Candidates jump on 'change' bandwagon

The theme of change that Sen. Barack Obama rode to win the Iowa caucuses was embraced, dissected and debated by his three major Democratic adversaries Saturday night at a live televised forum that's expected to play a critical role the outcome of Tuesday's New Hampshire primary.

The Sunday talk show style forum featured the four leading Democratic candidates for president talking to ABC-TV host Charles Gibson for 90 minutes shortly after a similar forum with the six leading Republican candidates on the campus of St. Anselm College.

"We are all advocating for change," Sen. Hillary Rodham Clinton maintained while also going on the attack against Obama, who is tied with her in one New Hampshire poll and closing in on her lead in other daily tracking polls.

In one of the most pointed moments, Clinton was asked if Obama won Iowa because he is more likeable.

"Well that hurts my feelings, but I'll try to go on," Clinton said, downplaying an issue that cut to the heart but was played by her with feigned insult. "I'm very likeable."

"You're likeable enough," Obama injected.

Clinton maintained that the key issue for voters is electing a president "who is ready to be president on Day One," noting that as a result of the election of President Bush in 2000 "we ended up with a president who Americans said they wanted to have a beer with."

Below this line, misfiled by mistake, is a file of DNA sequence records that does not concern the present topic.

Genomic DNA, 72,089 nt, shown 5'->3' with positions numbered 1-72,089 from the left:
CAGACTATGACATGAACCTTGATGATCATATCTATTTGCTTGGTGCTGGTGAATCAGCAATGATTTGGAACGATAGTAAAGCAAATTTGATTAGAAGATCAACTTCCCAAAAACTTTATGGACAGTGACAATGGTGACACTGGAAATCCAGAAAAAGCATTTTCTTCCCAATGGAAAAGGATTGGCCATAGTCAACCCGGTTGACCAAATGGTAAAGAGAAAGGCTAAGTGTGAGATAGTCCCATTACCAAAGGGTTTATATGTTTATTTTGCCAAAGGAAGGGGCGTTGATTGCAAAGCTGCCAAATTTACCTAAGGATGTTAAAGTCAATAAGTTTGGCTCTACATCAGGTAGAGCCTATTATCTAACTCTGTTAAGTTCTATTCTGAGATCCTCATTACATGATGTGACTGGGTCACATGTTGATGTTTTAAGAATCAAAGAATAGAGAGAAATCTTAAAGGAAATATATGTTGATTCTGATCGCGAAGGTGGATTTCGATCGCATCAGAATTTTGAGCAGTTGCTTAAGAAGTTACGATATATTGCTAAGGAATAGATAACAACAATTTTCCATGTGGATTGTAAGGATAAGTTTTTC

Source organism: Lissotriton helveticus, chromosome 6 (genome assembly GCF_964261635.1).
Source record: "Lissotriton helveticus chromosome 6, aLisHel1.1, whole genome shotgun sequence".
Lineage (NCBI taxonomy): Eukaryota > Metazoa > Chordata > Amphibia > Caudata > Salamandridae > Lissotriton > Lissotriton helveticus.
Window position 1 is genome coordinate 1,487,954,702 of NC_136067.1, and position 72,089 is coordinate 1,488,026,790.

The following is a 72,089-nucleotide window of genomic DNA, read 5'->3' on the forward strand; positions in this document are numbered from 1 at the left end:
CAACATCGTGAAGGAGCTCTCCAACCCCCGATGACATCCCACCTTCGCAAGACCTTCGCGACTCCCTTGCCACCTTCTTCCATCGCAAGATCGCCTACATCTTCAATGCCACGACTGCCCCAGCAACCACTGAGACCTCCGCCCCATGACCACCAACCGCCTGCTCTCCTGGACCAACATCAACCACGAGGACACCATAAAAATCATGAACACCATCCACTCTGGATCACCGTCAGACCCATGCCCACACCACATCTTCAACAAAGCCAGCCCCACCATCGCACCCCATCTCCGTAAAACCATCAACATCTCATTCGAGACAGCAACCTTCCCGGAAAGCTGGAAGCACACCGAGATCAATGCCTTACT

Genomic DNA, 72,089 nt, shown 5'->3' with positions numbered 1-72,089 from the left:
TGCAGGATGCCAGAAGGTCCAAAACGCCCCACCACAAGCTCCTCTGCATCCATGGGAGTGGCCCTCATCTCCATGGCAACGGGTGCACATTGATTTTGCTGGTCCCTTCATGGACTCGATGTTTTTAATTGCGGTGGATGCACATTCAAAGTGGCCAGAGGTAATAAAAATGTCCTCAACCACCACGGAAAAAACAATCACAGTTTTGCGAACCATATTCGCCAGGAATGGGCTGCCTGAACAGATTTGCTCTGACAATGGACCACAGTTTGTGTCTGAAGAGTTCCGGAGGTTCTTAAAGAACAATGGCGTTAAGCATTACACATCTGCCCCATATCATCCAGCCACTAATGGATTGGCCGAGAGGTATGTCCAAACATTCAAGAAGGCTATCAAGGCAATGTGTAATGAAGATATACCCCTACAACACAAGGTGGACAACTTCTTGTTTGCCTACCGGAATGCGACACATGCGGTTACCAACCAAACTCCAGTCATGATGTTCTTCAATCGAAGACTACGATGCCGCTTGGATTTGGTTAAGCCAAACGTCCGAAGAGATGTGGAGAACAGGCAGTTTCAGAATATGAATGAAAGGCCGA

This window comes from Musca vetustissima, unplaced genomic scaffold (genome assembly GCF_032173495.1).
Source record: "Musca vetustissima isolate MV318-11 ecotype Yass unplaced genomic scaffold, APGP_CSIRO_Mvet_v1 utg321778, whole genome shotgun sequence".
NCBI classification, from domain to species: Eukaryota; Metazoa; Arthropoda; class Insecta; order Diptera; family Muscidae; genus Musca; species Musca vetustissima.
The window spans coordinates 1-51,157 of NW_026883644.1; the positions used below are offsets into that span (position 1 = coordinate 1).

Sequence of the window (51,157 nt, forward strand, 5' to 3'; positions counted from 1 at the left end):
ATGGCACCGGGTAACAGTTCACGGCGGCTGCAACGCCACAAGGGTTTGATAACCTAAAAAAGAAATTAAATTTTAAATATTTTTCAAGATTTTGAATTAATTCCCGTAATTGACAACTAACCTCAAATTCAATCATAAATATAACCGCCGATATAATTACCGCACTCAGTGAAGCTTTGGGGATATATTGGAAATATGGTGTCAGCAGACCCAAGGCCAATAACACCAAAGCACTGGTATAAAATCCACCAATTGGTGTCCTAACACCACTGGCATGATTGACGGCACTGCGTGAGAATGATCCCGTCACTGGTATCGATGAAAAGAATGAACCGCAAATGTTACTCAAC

Former Sen. John Edwards, who finished a disappointing second in Iowa and is third in all New Hampshire polls, tried to align himself with Obama by declaring they "are both powerful voices for change."

And referring to Clinton without mentioning her by name, he added, "Anytime you speak out forcefully for change... the forces of status quo are going to attack are going to attack."

Former Sen. John Edwards, who finished a disappointing second in Iowa and is third in all New Hampshire polls, tried to align himself with Obama by declaring they "are both powerful voices for change."

And referring to Clinton without mentioning her by name, he added, "Anytime you speak out forcefully for change ... the forces of status quo are going to attack."

New Mexico Gov. Bill Richardson chastised his Democratic rivals for the type of bickering that turns voters off to Washington politics and asked why "change" has become the key word in the election.

"Whatever happened to experience?" he asked. "Is experience a leper?"

The two televised candidate forums were scheduled back-to-back by New Hampshire's only major network TV affiliate because the front-loaded dates for the presidential selection process left only five days between the Iowa caucuses and the New Hampshire primary.

The four Democrats were invited on stage to join the six leading Republicans at the end of a similar 90-minute GOP forum.

It provided a rare photo opportunity to look at possible GOP-Democratic matchups.

Clinton has been a favorite target of Republicans during their previous debates, but the GOP candidates were asked about their differences with Obama at Saturday's forum.

Former Tennessee Sen. Fred Thompson said Obama has adopted the positions of the most liberal interest groups in the county.

Obama, when asked for his response to the comments by the Republican candidates, drew laughs by admitting that he spent part of his time watching an NFL playoff game.

"I have to admit that I was going back and forth between the Republicans and football," he said. "The Redskins lost."